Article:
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The Great Silence

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The Great Silence

The Great Silence
(Il grande silenzio)
Italian film poster
Directed by Sergio Corbucci
Produced by Attilio Riccio
Written by Vittoriano Petrilli
Mario Amendola
Bruno Corbucci
Sergio Corbucci
English Version:
John Davis Hart
Lewis E. Ciannelli
Story by Sergio Corbucci
Starring Jean Louis Trintignant
Klaus Kinski
Frank Wolff
Luigi Pistilli
Mario Brega
Marisa Merlini
Vonetta Mc Gee
Music by Ennio Morricone
Cinematography Silvano Ippoliti
Edited by Amedeo Salfa
Production
company
Adelphia Compagnia Cinematografica
Les Films Corona
Distributed by 20th Century Fox Italia (Italy)
Release dates
  • 19 November 1968 (1968-11-19)
Running time
105 minutes
Country Italy
France[1]
Language Italian
English
Box office 570,486 admissions (France)[2]

The Great Silence (Italian: Il grande silenzio), also known as The Big Silence,[3] is a 1968 Revisionist Spaghetti Western film directed and co-written by Sergio Corbucci. An Italian-French co-production, the film stars Jean-Louis Trintignant and Vonetta McGee (in her film début)[4] alongside genre regulars Klaus Kinski, Frank Wolff, Luigi Pistilli and Mario Brega.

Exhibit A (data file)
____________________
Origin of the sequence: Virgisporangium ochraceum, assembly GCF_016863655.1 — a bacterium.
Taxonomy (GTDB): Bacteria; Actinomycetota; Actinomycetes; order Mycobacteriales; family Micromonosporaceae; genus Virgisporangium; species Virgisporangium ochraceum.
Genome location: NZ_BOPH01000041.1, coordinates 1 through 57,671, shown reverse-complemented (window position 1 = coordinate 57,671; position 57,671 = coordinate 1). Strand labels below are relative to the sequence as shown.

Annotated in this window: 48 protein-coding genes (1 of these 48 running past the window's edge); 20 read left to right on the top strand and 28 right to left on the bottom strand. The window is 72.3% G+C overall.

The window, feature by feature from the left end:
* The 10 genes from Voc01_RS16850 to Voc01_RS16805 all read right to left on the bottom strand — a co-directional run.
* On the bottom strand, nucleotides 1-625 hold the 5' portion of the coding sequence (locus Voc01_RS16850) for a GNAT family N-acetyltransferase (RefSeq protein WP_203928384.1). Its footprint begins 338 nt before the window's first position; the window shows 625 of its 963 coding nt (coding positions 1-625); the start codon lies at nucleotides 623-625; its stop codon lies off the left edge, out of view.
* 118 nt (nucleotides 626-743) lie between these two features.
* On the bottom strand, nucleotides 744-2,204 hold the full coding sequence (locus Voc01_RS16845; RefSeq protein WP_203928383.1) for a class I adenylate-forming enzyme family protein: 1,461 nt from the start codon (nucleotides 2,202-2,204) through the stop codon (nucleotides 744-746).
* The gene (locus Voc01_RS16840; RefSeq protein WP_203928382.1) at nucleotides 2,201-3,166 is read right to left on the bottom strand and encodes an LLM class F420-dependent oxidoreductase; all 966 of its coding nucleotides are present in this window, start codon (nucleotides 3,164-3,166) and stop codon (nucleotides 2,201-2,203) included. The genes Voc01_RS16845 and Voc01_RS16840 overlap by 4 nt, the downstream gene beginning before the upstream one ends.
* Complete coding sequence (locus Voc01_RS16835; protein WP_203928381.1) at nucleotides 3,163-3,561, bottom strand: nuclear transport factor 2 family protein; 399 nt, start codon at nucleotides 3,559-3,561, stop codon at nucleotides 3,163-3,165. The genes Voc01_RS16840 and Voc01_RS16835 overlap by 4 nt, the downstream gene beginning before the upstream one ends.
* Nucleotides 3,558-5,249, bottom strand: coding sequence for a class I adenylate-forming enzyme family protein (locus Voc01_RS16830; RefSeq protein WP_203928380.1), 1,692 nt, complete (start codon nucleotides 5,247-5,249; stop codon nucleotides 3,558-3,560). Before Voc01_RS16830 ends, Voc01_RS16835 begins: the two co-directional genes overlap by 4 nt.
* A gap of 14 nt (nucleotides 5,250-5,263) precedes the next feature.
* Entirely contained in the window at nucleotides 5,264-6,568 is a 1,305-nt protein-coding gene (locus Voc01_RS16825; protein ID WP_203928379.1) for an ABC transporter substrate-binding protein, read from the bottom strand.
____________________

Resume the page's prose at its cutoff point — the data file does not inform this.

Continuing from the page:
Concieved by Corbucci as a political allegory inspired by the recent deaths of Ernesto "Che" Guevara and Malcolm X, the film's plot takes place in Utah prior to the Great Blizzard of 1899. It pits a mute gunslinger (Trintignant), fighting in the defence of a group of outlawed Mormons and a vengeful young widow (McGee), against a group of ruthless bounty killers led by the psychotic "Loco" (Kinski) and the corrupt banker Henry Pollicut (Pistilli). Unlike most films of the genre, which were filmed in the Almería province of Spain to double for areas such as Texas and Mexico, The Great Silence was filmed on location primarily in the Italian Dolomites.[5]